What is GDPR (General Data Protection Regulation)?

The General Data Protection Regulation is a privacy and security law that was established to protect EU citizens and their data from entities across the globe. While this measure specifically asserts the privacy for citizens and residents living in the EU, this law affects any organization in the world that seeks personal data or information of EU citizens. Historically the EU has consistently maintained the priority of protecting the privacy of its citizens and residents. However, as technology advanced into the digital era, the government entity decided to draft new legislation that would firmly enforce compliance from external organizations near and far. The GDPR was drafted in 2016 and began to be in effect by 2018. The regulation protects its citizen’s personal information as well as enforces rules for organizations as to how they collect the data of these citizens. If organizations do not comply with these measures, they face potential penalties and fines that can reach as high as millions of Euros to be paid to the EU. 

What Information Does the GDPR Cover?

The information that is discussed under this regulation pertains to the personal data of EU citizens and residents. Personal data, in this context, is defined by demographic information that can identify the users through names, addresses, gender, race, political opinions, web cookies and other digital or personal identifiers. If this information is collected without the proper secure methods, organizations can face major repercussions of fines up to €20 million or 4% of their global revenue.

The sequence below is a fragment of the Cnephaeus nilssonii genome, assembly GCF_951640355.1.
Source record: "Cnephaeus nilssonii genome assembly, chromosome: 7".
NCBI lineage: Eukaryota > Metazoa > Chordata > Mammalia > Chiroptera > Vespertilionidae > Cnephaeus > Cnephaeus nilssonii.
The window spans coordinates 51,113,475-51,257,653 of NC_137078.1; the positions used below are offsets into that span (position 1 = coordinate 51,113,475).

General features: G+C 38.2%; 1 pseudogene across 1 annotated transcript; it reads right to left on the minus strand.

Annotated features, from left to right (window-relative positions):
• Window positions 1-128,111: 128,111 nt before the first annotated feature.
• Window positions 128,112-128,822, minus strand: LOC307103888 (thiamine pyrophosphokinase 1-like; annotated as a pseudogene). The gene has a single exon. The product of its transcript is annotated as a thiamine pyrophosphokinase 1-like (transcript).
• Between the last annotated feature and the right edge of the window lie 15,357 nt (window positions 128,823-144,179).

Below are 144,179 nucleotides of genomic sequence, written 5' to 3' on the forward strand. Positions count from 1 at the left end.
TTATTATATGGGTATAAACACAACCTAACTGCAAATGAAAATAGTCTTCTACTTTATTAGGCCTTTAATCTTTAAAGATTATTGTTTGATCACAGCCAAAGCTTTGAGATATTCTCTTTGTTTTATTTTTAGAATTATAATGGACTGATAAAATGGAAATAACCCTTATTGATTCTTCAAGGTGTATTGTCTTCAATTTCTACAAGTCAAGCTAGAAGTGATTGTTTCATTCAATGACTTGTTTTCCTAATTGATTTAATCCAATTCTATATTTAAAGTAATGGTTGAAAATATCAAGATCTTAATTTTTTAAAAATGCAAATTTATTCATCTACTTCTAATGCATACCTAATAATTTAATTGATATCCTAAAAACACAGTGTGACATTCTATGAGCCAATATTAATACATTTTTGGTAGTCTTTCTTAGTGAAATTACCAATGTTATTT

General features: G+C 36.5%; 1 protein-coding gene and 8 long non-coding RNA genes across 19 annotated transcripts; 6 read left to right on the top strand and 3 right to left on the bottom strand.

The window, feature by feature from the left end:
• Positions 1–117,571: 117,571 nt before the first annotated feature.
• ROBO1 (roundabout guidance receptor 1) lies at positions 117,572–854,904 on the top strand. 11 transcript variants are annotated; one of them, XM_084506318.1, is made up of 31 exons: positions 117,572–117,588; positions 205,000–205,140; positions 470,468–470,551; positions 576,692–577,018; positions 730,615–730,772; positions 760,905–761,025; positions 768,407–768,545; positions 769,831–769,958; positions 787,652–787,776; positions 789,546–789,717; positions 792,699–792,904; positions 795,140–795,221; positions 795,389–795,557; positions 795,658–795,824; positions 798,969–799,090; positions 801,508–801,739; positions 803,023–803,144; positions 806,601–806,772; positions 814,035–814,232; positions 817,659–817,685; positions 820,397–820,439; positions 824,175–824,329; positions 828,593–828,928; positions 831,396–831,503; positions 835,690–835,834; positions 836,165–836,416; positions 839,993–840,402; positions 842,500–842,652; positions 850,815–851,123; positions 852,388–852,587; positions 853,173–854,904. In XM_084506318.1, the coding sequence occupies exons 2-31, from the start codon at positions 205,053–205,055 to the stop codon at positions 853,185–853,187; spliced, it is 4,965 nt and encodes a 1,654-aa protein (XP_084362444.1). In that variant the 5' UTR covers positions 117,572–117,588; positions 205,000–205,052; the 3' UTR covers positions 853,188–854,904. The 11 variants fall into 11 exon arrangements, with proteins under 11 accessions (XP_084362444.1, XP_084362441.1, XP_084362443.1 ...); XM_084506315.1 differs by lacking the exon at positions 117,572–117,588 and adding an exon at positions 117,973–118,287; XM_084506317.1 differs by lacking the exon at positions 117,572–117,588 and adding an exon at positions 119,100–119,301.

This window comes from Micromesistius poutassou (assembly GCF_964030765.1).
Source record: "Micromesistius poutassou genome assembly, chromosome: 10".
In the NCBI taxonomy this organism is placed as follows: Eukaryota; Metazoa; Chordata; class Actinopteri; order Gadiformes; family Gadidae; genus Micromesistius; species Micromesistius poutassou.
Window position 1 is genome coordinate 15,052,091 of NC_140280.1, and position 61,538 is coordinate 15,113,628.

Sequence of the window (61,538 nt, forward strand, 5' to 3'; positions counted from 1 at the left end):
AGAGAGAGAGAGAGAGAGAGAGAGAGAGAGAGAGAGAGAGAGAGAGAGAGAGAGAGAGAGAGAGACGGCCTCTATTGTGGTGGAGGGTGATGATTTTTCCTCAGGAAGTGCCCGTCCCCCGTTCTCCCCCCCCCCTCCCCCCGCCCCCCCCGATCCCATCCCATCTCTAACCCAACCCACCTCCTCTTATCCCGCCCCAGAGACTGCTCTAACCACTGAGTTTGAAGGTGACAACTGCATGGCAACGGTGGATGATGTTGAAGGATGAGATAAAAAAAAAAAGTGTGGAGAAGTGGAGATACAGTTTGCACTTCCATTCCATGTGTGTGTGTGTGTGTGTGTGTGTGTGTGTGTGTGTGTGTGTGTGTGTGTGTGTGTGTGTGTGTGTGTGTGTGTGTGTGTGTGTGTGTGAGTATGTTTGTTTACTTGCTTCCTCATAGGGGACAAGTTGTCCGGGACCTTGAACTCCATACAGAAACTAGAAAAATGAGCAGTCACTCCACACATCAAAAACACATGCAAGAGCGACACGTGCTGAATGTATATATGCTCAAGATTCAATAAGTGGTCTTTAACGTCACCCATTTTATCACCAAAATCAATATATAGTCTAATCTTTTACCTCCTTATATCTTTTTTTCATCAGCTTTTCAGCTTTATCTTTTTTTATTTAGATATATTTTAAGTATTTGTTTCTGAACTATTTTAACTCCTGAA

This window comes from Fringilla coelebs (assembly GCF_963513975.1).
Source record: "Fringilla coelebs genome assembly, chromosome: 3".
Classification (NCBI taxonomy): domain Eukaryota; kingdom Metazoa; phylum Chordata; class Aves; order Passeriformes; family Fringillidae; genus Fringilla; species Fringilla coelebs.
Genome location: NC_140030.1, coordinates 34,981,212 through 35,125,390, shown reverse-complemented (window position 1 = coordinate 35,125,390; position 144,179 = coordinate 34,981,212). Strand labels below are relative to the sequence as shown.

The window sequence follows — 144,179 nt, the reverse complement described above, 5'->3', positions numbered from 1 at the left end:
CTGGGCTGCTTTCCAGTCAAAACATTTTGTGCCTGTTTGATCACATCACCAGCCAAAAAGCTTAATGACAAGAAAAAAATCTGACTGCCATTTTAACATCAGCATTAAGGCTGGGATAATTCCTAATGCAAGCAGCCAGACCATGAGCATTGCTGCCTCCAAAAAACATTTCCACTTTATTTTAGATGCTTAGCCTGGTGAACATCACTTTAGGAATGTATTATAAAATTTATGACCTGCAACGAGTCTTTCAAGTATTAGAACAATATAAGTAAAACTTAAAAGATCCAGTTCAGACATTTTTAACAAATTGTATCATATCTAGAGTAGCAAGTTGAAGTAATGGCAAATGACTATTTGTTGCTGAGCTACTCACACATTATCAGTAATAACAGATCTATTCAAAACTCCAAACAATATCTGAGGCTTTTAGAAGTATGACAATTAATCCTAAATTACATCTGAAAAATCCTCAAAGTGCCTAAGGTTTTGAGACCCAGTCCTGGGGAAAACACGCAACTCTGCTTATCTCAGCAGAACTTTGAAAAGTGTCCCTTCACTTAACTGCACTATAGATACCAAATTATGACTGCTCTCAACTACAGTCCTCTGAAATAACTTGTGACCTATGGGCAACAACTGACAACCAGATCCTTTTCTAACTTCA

What Organizations Are Affected By the GDPR?

Any organization that solicits information or data from EU citizens or residents are included in the regulation and protocol of the GDPR. In addition, any organization, regardless of their base or origin, can be subject to pay penalties and fines if they perform any misconduct. With e-commerce growing into the giant that it is, businesses all around the world interact with an international audience of potential customers. Thus, any business or organization that offers goods or services to customers of EU citizenry or residency are subject to follow the GDPR protocol. 

How Must Organizations Collect Data? 

Aside from offering goods and services to citizens and residents within the EU, organizations can obtain personal data that can be sensitive and confidential which urges their cooperation and compliance. Under this regulation, organizations must follow and implement appropriate technical and organizational measures. From the technical perspective, organizations should design highly secure authentication measures wherever personal data of their customers have been stored. This will ensure that internal access to the data is protected and accessed appropriately. From and organizational perspective, keeping employees and staff up to date on trainings and protocols that deal with this regulation is important as well. With constant adjustments and modifications that can be made to the GDPR, an organization cannot afford to function on outdated information. While the collection of data deals with a specific protocol, the same effort is made for the storing of data. Within the regulation there is a highlighted measure that outlines the specific instances that an organization can continue to process someone’s personal data. If an organization can justify itself among those instances, it will not be reprimanded.